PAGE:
09 March 2020

Dear brothers and sisters in the Archdiocese of Tokyo:


The spread of COVID-19 continues to grow on a global scale, and a comprehensive response involving the entire society is urgently needed.

Even in the Church, public masses have been suspended one after another, not only in Japan but also in neighboring countries. And yesterday, it has been also announced in Italy that public masses have been suspended for the whole country.

During this difficult time, I would like us to reaffirm the power of prayer. Let us remember that even if we cannot gather together as usual on Sundays, every baptized person remains connected to each other as part of the one body of our Lord Jesus. Even if we offer prayers in our own respective places, they are offered not merely as personal prayers but are offered as prayers of the Church community.

As it is written in the Bible, we believe that “the fervent prayer of a righteous person is very powerful” (James 5,16). Therefore, there is no stopping us from praying just because of the outbreak of disease. While taking various practical measures to respond to COVID-19, there is no point in having a Church in this world unless we include our spiritual response in our fight against COVID-19. Let us persevere in prayer.

The suspension of masses, as mentioned above, is the suspension of the “public mass.” However, in parishes and convents in the Archdiocese, the daily mass is celebrated as usual by priests “not in public.” In fact, the mass has not disappeared from the communities of the Archdiocese. This is because, even if the priest offers the mass alone, all masses offered are by nature “universal (public).”

In the encyclical of Pope John Paul II entitled “Ecclesia de Eucharistia (On the Eucharist in its Relationship to the Church),” it is written that “(When the priest offers the mass,) it is not merely for his spiritual life, but it is also for the good of the Church and the whole world. This is because “even if the faithful cannot attend the celebration, the Eucharist is the act of Christ and the act of the Church.”

It is certainly of utmost importance for us in our life of faith to actually attend mass and receive holy communion. However, there are other traditions of the Church which we also must not forget, such as the Eucharistic Adoration, or the Spiritual Communion on occasions when we are not able to attend mass, as we offer our personal prayers with an ardent desire to be one with Christ.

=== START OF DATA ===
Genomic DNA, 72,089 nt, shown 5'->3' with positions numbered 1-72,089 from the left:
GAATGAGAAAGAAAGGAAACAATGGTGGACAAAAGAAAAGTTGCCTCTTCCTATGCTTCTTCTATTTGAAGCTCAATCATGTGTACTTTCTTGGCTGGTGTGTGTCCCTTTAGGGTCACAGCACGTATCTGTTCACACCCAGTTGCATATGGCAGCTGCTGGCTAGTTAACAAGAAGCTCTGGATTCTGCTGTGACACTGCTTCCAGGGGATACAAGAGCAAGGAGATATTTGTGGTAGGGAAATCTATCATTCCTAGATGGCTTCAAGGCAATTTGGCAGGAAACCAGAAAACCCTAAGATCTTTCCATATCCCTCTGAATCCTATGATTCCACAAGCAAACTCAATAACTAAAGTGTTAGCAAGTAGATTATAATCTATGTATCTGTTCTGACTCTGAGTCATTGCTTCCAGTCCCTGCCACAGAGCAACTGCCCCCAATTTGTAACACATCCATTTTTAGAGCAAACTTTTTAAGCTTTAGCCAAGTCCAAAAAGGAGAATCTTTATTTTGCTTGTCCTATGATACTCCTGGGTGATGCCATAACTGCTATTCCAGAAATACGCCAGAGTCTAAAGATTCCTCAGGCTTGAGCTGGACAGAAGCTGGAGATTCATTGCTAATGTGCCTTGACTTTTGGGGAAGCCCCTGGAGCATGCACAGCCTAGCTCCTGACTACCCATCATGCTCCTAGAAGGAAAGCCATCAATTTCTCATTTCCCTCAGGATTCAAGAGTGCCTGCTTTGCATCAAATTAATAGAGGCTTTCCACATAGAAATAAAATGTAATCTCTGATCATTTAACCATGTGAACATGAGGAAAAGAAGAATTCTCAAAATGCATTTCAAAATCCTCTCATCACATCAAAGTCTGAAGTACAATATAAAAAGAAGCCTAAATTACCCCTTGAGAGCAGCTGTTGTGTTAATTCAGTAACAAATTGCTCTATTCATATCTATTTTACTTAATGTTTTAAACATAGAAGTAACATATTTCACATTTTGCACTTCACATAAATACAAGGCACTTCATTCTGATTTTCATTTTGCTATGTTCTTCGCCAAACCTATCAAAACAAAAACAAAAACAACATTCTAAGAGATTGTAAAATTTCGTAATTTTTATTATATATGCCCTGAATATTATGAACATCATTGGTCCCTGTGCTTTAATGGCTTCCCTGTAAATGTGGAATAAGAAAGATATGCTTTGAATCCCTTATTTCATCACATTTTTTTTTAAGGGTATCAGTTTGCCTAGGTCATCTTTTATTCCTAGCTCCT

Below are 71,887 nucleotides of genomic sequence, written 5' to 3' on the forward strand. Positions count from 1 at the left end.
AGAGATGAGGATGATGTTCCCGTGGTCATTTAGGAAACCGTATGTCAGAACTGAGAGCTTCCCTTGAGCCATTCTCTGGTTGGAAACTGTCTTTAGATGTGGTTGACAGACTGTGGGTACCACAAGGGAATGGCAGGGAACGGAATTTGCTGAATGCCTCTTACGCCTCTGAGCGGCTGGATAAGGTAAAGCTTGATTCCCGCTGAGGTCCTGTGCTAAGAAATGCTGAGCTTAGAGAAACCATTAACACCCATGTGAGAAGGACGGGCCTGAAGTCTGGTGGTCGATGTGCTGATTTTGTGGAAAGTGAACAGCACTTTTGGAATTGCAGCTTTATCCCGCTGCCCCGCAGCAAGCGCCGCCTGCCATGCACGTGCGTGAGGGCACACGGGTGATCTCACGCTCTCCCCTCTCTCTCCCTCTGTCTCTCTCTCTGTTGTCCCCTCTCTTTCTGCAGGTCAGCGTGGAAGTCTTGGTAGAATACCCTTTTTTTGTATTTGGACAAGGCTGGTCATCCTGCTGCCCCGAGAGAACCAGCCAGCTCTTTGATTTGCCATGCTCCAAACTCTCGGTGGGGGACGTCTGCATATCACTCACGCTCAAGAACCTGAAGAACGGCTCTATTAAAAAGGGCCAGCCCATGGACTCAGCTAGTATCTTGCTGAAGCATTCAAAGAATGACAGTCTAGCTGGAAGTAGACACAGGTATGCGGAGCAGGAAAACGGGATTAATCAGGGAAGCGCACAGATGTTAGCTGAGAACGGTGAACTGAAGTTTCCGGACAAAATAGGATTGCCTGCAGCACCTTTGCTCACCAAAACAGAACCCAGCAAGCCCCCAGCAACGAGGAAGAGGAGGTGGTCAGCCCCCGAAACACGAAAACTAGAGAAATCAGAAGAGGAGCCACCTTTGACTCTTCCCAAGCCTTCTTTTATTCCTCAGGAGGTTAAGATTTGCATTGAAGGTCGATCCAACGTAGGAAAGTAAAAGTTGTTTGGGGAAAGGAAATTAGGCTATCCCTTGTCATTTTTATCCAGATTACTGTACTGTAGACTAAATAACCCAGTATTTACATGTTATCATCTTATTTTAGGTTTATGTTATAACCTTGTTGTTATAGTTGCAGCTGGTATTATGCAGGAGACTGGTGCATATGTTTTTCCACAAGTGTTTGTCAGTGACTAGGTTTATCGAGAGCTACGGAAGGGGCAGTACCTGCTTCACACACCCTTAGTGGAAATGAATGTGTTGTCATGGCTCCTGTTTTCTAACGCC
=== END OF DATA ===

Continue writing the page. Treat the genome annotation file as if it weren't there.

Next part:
In the Church, different people have different ideas about their understanding of faith expression and in the methods of prayer. It manifests the diversity of the Church and enriches spirituality.

During this difficult time, it is important to give top priority to protecting each other’s lives and to supporting each other with a heart full of compassion. In this rare occasion, we may have mixed thoughts based on our own faith experiences. In fact, it is during this time that we are reminded once again that we are Christians, invited to be one in the body of our Lord Jesus, and that even when we are praying alone, even when nobody sees us, we believe with deep conviction that we are always bound together as one community in the body of our Lord Jesus. We are not living this faith alone. We live this faith journeying together united with a bond that cannot be seen.

In addition, it will be irreverent to use this situation as an opportunity to limit our diversity as a Church. Likewise, giving top priority to one’s own thoughts would show a lack of brotherly compassion and would pose a threat of being separated from the unity in the one body of Christ. Now that we are facing difficulties, let us deepen our mutual trust as brothers and sisters, support each other and protect all lives.

Grounded on a faith that hopes for life, with compassion and love, let us pray to God our Father, through the intercession of our blessed Mother, that He may restore those who are infected by COVID-19 and take full control of the situation.

You who dwell in the shelter of the Most High,
who abide in the shade of the Almighty,
Say to the LORD, “My refuge and fortress,
my God in whom I trust.”
He will rescue you from the fowler’s snare,
from the destroying plague,
He will shelter you with his pinions,
and under his wings you may take refuge;
his faithfulness is a protecting shield.

(Psalm 91,1-4)

Tarcisio Isao Kikuchi, SVD
Archbishop of Tokyo